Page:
By Brian Blackwell, Message Staff Writer
STERLINGTON – Early 2011 was a critical time for Fairbanks Baptist Church in Sterlington.
Faced with the reality of not having enough young families to sustain, the congregation reached out to First West Monroe for help in surviving in one of the fastest growing areas of the state. The result was a merger in January 2012 to form a multi-site campus known as First West Fairbanks.
“Those long-term members who took a leadership role at Fairbanks were so bold, so clear that their area did not need one less church,” said Chad Merrell, campus pastor of First West Fairbanks. “They have set aside preferences and even history to ensure that the next generations in the Sterlington/Fairbanks area can be reached with the Gospel of Christ.”
The launch team of 70 made up of remaining members of Fairbanks Baptist and some from First West Monroe grew during its first meeting at Sterlington High School’s auxiliary gym to 150 by the end of its first year. Today, the church averages 250 for its Sunday morning services and draws 200 for its Wednesday evening activities.
The church has since moved into the original Fairbanks Baptist campus, turning the former sanctuary in a children’s worship center and transforming the gym into a multi-purpose worship center. Merrell said First West Fairbanks, which moved to the renovated space on March 30, is stronger because of the multi-site relationship.
“A lot of what we have been able to do – large scale VBS, missions partnerships, kids ministry, equipment for portable church, renovations to the former Fairbanks campus – would not have been possible so soon, if we were a church plant, or a stand-alone church of 250,” Merrell said. “Multi-site has been good for us as a church. We are reaching a new area of our parish, and by sharing resources and strengths and leadership, we are maximizing effect of our investment in the ministry at First West Fairbanks.”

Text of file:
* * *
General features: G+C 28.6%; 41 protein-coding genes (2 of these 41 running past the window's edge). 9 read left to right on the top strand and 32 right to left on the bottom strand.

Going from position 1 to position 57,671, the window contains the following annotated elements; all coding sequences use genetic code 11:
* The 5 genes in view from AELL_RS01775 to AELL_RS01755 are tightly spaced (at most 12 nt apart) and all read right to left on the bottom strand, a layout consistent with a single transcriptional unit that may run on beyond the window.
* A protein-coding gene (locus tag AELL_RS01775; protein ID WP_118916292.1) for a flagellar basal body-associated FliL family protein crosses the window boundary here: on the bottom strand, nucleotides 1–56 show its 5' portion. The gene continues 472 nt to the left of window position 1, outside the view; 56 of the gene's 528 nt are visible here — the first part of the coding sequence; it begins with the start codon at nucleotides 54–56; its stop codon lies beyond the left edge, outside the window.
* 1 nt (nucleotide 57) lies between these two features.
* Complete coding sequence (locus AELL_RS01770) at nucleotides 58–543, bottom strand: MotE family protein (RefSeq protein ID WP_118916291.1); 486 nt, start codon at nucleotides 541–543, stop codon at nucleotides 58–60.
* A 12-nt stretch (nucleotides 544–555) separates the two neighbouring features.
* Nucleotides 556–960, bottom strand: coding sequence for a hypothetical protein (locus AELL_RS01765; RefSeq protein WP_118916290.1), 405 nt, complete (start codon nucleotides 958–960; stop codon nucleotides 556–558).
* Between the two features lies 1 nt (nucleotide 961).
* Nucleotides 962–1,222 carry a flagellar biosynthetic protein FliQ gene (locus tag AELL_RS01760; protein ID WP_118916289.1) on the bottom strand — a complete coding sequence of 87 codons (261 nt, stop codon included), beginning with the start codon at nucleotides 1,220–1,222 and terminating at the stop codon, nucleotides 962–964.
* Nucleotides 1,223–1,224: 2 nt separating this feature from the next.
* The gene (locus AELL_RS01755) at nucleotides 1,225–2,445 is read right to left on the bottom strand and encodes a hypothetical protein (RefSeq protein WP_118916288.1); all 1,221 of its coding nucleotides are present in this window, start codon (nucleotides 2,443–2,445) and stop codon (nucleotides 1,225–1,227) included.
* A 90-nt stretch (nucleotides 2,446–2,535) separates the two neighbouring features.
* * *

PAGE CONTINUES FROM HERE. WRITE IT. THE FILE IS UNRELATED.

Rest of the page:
For those wanting to know more about churches like First West Fairbanks, two Louisiana Baptist Multi-Site Church Roundtables are offering this year. Scheduled for Istrouma Baptist on May 13 and North Monroe Baptist on Aug. 21, the roundtables will feature discussion of the makeup of multi-site churches and how churches can partner with churches seeking to become one. More information is located at louisianabaptists.org/multisite14.
The roundtables are free and funded by the Cooperative Program and Georgia Barnette State Missions Offering.
Multi-site church development is a fast growing trend in North America. According to a recent article by Warren Bird of the Leadership Network, Dallas-based evangelical think tank that researches new innovations in church life and ministry, 5 million people worship at one of the more than 8,000 multi-site churches.
The group surveyed surveyed 500 churches of different denominations nationwide and found among other things that 85 percent of multi-site churches are growing at a rate of 14 percent annually, 47 percent have a campus in a small town or rural area and campus viability starts anywhere between 75 and 350 people depending on the model.
Lane Corley, church planting strategist for the Louisiana Baptist Convention, is excited about the multi-site movement picking up steam in Louisiana. Ten multi-site churches are Louisiana Baptist-affiliated and he said others are strategizing to start even more new campuses in the near future.
“It can be a healthy solution for churches that are at max capacity in current facilities, for churches that have spacious facilities but declining attendance, and for churches with a desire to revitalize by partnering with a stronger congregation in their region,” Corley said. “It’s our desire is to help fuel the conversation about this movement for Louisiana Baptist churches and associations for church health and growth.”
Mike Walker, pastor of The Bayou Church in Lafayette, said starting a multi-site church brings a great sense of fulfillment in following the Great Commission. His congregation in 2010 started a campus in Youngsville, a community at the heart of a large development of residential and commercial property.
“You not only reach people with the Gospel of Jesus Christ but you get to train future ministers who will one day hold the baton you pass on,” Walker said of starting a multi-site campus. “Just like any effective ministry you do, multi sites have their own sets of challenges. Yet, the fruit of the ministry far outweighs the efforts it requires.”
Around 100 members from the Lafayette campus helped start the Youngsville campus, though 75 percent of those have since returned. By the end of January 2013 average attendance had increased by 14 percent to 227 people. Twenty-six of its members at the Youngsville campus were baptized in 2013.
Walker said there is not one right way to start and carry out a multi-site campus, as they have learned valuable lessons in the four years that the Youngsville site launched.
“One must find what exactly works for their church and do it well,” Walker said. “Fortunately there are great conferences to attend and a multitude of resources we did not have five years ago while we were in the planning stage
“I am thrilled about launching multi sites,” he continued. “They certainly are formidable tools for getting the Gospel of Jesus Christ to a culture that is in dire need of a Savior.”